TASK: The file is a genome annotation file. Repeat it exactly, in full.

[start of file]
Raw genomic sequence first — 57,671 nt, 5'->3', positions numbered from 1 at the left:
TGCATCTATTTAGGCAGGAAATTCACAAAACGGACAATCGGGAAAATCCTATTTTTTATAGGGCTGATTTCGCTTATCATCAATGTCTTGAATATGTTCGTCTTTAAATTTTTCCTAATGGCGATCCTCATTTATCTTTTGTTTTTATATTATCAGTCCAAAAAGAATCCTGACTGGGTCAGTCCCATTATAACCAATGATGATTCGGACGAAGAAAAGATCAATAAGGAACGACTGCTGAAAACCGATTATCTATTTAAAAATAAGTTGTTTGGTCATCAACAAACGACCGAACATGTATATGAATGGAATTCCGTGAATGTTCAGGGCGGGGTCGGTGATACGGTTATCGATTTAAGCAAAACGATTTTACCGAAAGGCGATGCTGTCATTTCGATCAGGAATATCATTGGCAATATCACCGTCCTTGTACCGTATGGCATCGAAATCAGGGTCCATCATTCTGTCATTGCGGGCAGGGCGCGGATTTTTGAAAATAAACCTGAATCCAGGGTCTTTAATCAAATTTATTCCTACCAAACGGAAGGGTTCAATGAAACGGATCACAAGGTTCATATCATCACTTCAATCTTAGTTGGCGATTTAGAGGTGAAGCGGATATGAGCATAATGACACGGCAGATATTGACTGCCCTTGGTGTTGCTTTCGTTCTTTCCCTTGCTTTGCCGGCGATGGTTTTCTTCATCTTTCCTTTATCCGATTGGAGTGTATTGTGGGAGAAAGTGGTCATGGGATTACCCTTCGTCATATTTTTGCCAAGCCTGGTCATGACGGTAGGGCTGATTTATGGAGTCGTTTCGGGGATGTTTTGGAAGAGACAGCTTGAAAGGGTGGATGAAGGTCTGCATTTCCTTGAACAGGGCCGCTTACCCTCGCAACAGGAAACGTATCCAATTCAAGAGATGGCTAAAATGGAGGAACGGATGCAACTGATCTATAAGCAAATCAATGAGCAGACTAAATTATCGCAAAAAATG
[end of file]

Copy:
Raw genomic sequence first — 57,671 nt, 5'->3', positions numbered from 1 at the left:
TGCATCTATTTAGGCAGGAAATTCACAAAACGGACAATCGGGAAAATCCTATTTTTTATAGGGCTGATTTCGCTTATCATCAATGTCTTGAATATGTTCGTCTTTAAATTTTTCCTAATGGCGATCCTCATTTATCTTTTGTTTTTATATTATCAGTCCAAAAAGAATCCTGACTGGGTCAGTCCCATTATAACCAATGATGATTCGGACGAAGAAAAGATCAATAAGGAACGACTGCTGAAAACCGATTATCTATTTAAAAATAAGTTGTTTGGTCATCAACAAACGACCGAACATGTATATGAATGGAATTCCGTGAATGTTCAGGGCGGGGTCGGTGATACGGTTATCGATTTAAGCAAAACGATTTTACCGAAAGGCGATGCTGTCATTTCGATCAGGAATATCATTGGCAATATCACCGTCCTTGTACCGTATGGCATCGAAATCAGGGTCCATCATTCTGTCATTGCGGGCAGGGCGCGGATTTTTGAAAATAAACCTGAATCCAGGGTCTTTAATCAAATTTATTCCTACCAAACGGAAGGGTTCAATGAAACGGATCACAAGGTTCATATCATCACTTCAATCTTAGTTGGCGATTTAGAGGTGAAGCGGATATGAGCATAATGACACGGCAGATATTGACTGCCCTTGGTGTTGCTTTCGTTCTTTCCCTTGCTTTGCCGGCGATGGTTTTCTTCATCTTTCCTTTATCCGATTGGAGTGTATTGTGGGAGAAAGTGGTCATGGGATTACCCTTCGTCATATTTTTGCCAAGCCTGGTCATGACGGTAGGGCTGATTTATGGAGTCGTTTCGGGGATGTTTTGGAAGAGACAGCTTGAAAGGGTGGATGAAGGTCTGCATTTCCTTGAACAGGGCCGCTTACCCTCGCAACAGGAAACGTATCCAATTCAAGAGATGGCTAAAATGGAGGAACGGATGCAACTGATCTATAAGCAAATCAATGAGCAGACTAAATTATCGCAAAAAATG